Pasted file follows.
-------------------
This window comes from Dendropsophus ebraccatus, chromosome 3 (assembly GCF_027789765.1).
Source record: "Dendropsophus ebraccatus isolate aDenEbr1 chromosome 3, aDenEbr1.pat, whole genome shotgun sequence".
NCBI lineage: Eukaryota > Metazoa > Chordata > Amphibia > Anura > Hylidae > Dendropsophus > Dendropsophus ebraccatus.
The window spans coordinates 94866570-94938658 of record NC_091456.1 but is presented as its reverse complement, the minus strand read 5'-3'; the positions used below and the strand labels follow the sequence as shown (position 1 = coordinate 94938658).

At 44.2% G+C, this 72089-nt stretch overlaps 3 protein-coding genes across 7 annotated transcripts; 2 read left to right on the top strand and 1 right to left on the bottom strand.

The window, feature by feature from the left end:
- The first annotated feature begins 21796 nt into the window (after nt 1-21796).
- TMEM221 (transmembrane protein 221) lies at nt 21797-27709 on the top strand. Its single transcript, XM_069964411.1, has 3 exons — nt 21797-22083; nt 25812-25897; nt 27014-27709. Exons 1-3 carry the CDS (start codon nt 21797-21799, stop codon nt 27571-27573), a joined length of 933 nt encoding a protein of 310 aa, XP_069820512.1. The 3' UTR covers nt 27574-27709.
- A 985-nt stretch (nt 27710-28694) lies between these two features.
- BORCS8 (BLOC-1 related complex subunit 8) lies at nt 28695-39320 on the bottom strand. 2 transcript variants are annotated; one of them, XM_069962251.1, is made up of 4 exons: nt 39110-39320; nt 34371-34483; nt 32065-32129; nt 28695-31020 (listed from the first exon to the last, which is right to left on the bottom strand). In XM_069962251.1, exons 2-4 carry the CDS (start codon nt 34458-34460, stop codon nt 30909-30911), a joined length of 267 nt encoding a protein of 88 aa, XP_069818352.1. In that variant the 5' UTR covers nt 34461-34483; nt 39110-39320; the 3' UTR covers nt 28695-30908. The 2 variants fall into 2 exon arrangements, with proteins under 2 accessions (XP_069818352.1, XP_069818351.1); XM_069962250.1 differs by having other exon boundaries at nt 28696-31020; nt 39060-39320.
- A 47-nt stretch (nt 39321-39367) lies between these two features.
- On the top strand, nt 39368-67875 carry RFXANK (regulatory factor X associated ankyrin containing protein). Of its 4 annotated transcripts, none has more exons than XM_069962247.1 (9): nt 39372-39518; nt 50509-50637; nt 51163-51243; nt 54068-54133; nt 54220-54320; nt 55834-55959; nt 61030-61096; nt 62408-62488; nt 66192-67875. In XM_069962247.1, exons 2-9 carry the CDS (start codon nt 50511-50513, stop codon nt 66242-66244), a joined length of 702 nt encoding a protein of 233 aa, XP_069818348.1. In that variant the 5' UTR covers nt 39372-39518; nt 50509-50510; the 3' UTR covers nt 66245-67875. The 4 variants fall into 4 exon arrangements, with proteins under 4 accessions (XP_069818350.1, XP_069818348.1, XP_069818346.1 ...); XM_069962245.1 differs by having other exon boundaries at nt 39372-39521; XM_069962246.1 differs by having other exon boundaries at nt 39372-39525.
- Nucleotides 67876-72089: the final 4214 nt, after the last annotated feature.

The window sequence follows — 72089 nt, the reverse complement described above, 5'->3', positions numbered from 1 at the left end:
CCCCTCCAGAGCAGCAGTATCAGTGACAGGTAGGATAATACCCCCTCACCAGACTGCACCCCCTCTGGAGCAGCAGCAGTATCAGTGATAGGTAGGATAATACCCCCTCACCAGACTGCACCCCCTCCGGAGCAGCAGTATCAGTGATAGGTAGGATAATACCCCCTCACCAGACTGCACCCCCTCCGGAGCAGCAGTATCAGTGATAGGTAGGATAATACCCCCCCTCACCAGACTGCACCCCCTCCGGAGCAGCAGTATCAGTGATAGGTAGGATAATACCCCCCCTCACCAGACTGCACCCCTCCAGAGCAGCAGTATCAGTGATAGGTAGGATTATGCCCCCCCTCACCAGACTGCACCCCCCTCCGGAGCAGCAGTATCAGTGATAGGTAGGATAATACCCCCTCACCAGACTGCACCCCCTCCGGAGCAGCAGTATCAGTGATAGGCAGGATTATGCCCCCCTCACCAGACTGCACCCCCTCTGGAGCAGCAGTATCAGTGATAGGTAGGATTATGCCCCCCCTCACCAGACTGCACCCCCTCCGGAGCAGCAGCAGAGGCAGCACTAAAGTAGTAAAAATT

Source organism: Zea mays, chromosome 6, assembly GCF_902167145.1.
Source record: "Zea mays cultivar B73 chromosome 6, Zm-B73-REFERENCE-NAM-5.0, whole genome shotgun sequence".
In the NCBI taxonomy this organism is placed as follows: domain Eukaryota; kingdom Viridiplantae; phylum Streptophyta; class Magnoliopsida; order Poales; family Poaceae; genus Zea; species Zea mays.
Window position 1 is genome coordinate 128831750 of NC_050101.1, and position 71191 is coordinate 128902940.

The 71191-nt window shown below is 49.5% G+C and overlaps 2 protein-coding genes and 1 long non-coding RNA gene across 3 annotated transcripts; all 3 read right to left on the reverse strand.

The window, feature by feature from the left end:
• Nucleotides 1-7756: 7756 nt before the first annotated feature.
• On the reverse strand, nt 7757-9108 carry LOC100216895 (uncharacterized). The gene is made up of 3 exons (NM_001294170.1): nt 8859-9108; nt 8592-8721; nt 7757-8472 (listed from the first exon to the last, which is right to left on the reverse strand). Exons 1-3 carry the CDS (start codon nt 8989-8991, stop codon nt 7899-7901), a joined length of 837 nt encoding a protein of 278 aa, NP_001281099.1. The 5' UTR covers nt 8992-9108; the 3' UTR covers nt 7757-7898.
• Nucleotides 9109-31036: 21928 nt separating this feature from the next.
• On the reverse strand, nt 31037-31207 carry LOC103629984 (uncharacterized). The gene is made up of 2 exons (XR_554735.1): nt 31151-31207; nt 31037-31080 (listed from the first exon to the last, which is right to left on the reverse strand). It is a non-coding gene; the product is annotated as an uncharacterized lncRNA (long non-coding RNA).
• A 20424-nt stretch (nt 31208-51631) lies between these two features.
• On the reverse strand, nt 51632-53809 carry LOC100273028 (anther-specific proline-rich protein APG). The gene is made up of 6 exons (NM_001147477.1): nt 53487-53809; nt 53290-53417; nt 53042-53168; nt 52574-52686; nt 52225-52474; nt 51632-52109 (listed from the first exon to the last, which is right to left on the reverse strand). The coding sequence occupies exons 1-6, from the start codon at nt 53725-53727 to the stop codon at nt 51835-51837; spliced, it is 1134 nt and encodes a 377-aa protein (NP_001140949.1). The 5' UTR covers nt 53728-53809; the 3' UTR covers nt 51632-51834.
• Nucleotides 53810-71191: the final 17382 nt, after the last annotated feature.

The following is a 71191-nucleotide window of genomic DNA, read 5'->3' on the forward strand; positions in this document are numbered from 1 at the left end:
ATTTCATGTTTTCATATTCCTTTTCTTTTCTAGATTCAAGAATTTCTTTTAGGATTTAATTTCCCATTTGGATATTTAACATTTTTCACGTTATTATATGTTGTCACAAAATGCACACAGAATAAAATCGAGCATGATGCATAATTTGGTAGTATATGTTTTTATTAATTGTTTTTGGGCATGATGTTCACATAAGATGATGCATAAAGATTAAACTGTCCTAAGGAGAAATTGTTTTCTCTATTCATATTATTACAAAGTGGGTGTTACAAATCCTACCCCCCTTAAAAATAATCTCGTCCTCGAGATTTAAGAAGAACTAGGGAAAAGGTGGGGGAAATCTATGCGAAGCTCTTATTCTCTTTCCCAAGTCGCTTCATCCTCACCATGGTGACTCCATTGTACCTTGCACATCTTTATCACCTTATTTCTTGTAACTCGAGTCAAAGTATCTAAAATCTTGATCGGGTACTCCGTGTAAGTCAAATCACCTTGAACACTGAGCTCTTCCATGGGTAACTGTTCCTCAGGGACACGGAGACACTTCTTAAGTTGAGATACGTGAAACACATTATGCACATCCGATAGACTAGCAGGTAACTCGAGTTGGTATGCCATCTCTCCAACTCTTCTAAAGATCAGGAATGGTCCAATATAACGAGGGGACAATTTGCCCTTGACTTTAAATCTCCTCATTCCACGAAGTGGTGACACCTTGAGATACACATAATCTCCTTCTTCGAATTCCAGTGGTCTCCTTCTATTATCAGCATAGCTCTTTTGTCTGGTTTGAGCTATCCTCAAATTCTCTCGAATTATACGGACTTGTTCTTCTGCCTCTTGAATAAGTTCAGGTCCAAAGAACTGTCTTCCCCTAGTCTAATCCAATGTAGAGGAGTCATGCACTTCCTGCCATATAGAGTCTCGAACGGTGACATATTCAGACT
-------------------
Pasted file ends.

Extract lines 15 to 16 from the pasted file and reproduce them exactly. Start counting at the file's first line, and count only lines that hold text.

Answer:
CCCCTCCAGAGCAGCAGTATCAGTGACAGGTAGGATAATACCCCCTCACCAGACTGCACCCCCTCTGGAGCAGCAGCAGTATCAGTGATAGGTAGGATAATACCCCCTCACCAGACTGCACCCCCTCCGGAGCAGCAGTATCAGTGATAGGTAGGATAATACCCCCTCACCAGACTGCACCCCCTCCGGAGCAGCAGTATCAGTGATAGGTAGGATAATACCCCCCCTCACCAGACTGCACCCCCTCCGGAGCAGCAGTATCAGTGATAGGTAGGATAATACCCCCCCTCACCAGACTGCACCCCTCCAGAGCAGCAGTATCAGTGATAGGTAGGATTATGCCCCCCCTCACCAGACTGCACCCCCCTCCGGAGCAGCAGTATCAGTGATAGGTAGGATAATACCCCCTCACCAGACTGCACCCCCTCCGGAGCAGCAGTATCAGTGATAGGCAGGATTATGCCCCCCTCACCAGACTGCACCCCCTCTGGAGCAGCAGTATCAGTGATAGGTAGGATTATGCCCCCCCTCACCAGACTGCACCCCCTCCGGAGCAGCAGCAGAGGCAGCACTAAAGTAGTAAAAATT

Source organism: Zea mays, chromosome 6, assembly GCF_902167145.1.